It’s Mental Health Awareness Week. Here’s why the theme is Nature

10 mins

This week is the 21st Mental Health Awareness Week – one of the biggest awareness week...

Mane Recruitment

By Mane Recruitment

This week is the 21st Mental Health Awareness Week – one of the biggest awareness weeks in the UK and worldwide. It’s hosted by the Mental Health Foundation, which sets a new theme every year. This year, it’s Nature.

Nature has provided a much-needed mental health boost to millions during the pandemic. Research by the Mental Health Foundation found that going for walks was one of the nation’s top coping strategies, with 45% of people polled saying that being in green spaces was vital for their mental health during COVID-19.

Wildlife webcam hits soared by over 2000%, and other studies found that people not only spent more time in nature during lockdown, but noticed it more. Connecting with nature is a fundamental human need, and the stress of the pandemic has driven people to rediscover it.

Humans have lived in nature for most of history – our current separation from it has only happened in the last five generations. And we only began to realise the health benefits of nature in the 1960s, when a US study found that hospital patients who had a view of nature from their windows recovered faster.

One of the aims of Mental Health Awareness Week this year is to show everyone the evidence of nature’s power to boost our mental health. It turns out that just being in nature is only part of the puzzle – the way we open ourselves up to it and interact with it is what really counts. Even a small amount of contact with nature can ease loneliness and prevent distress.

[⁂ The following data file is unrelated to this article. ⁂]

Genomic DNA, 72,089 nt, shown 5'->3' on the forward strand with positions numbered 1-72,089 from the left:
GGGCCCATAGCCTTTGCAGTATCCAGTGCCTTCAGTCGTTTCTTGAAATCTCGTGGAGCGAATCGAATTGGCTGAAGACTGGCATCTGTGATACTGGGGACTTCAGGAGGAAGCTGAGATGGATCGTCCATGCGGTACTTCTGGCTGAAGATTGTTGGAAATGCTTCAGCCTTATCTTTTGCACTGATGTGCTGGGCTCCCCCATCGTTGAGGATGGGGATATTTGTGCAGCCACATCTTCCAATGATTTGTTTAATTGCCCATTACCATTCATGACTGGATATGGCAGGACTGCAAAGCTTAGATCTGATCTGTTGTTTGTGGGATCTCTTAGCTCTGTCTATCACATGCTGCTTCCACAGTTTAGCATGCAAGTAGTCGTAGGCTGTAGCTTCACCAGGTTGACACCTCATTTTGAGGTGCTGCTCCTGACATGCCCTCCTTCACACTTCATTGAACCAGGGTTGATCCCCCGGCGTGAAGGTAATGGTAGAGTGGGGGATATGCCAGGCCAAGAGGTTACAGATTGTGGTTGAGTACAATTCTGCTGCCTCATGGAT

Nature isn’t a luxury – but not everyone has access to it. 13% of households in the UK have no garden, and teens are more disconnected from nature than any other age group.

This week, one of the main aims of the Mental Health Foundation is to urge the government to treat nature as a basic need and make it available for everyone. The other is to inspire people to connect with nature more and notice how it affects their mental health.

They’re asking everyone to spend some time noticing and celebrating nature this week, and to post a nature photo, video or audio recording to social media and inspire others by sharing their experiences, using the hashtags #ConnectWithNature #MentalHealthAwarenessWeek

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